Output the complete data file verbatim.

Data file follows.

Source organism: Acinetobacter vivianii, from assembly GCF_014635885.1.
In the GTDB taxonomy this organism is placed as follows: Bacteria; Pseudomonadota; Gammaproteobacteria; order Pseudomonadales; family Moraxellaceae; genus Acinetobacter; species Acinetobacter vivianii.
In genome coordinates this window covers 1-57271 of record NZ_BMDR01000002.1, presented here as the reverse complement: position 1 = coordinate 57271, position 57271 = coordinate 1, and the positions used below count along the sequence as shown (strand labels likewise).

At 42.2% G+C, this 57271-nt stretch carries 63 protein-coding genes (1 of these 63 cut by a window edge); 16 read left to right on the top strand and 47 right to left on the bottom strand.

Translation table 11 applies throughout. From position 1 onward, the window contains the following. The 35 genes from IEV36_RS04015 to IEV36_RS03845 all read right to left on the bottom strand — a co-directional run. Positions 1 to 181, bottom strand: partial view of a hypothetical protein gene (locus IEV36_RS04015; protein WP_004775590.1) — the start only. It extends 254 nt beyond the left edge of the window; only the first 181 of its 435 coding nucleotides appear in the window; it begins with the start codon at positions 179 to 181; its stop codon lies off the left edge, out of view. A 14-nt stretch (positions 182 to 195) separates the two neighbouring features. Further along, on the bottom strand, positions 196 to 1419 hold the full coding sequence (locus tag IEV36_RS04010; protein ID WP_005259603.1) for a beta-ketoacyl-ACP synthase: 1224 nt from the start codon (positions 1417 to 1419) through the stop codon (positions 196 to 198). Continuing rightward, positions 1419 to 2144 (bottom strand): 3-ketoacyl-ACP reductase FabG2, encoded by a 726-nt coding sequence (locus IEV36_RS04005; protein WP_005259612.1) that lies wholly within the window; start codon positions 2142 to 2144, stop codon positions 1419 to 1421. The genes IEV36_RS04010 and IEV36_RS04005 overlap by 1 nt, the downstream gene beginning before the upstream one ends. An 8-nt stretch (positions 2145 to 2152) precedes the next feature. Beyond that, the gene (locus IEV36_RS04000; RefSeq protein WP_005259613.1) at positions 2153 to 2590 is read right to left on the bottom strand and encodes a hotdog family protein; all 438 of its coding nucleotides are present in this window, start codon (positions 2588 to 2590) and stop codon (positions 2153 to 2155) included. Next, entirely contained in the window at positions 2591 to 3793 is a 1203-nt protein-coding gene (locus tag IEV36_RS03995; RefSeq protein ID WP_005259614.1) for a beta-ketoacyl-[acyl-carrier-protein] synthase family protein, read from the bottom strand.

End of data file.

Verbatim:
Source organism: Acinetobacter vivianii, from assembly GCF_014635885.1.
In the GTDB taxonomy this organism is placed as follows: Bacteria; Pseudomonadota; Gammaproteobacteria; order Pseudomonadales; family Moraxellaceae; genus Acinetobacter; species Acinetobacter vivianii.
In genome coordinates this window covers 1-57271 of record NZ_BMDR01000002.1, presented here as the reverse complement: position 1 = coordinate 57271, position 57271 = coordinate 1, and the positions used below count along the sequence as shown (strand labels likewise).

At 42.2% G+C, this 57271-nt stretch carries 63 protein-coding genes (1 of these 63 cut by a window edge); 16 read left to right on the top strand and 47 right to left on the bottom strand.

Translation table 11 applies throughout. From position 1 onward, the window contains the following. The 35 genes from IEV36_RS04015 to IEV36_RS03845 all read right to left on the bottom strand — a co-directional run. Positions 1 to 181, bottom strand: partial view of a hypothetical protein gene (locus IEV36_RS04015; protein WP_004775590.1) — the start only. It extends 254 nt beyond the left edge of the window; only the first 181 of its 435 coding nucleotides appear in the window; it begins with the start codon at positions 179 to 181; its stop codon lies off the left edge, out of view. A 14-nt stretch (positions 182 to 195) separates the two neighbouring features. Further along, on the bottom strand, positions 196 to 1419 hold the full coding sequence (locus tag IEV36_RS04010; protein ID WP_005259603.1) for a beta-ketoacyl-ACP synthase: 1224 nt from the start codon (positions 1417 to 1419) through the stop codon (positions 196 to 198). Continuing rightward, positions 1419 to 2144 (bottom strand): 3-ketoacyl-ACP reductase FabG2, encoded by a 726-nt coding sequence (locus IEV36_RS04005; protein WP_005259612.1) that lies wholly within the window; start codon positions 2142 to 2144, stop codon positions 1419 to 1421. The genes IEV36_RS04010 and IEV36_RS04005 overlap by 1 nt, the downstream gene beginning before the upstream one ends. An 8-nt stretch (positions 2145 to 2152) precedes the next feature. Beyond that, the gene (locus IEV36_RS04000; RefSeq protein WP_005259613.1) at positions 2153 to 2590 is read right to left on the bottom strand and encodes a hotdog family protein; all 438 of its coding nucleotides are present in this window, start codon (positions 2588 to 2590) and stop codon (positions 2153 to 2155) included. Next, entirely contained in the window at positions 2591 to 3793 is a 1203-nt protein-coding gene (locus tag IEV36_RS03995; RefSeq protein ID WP_005259614.1) for a beta-ketoacyl-[acyl-carrier-protein] synthase family protein, read from the bottom strand.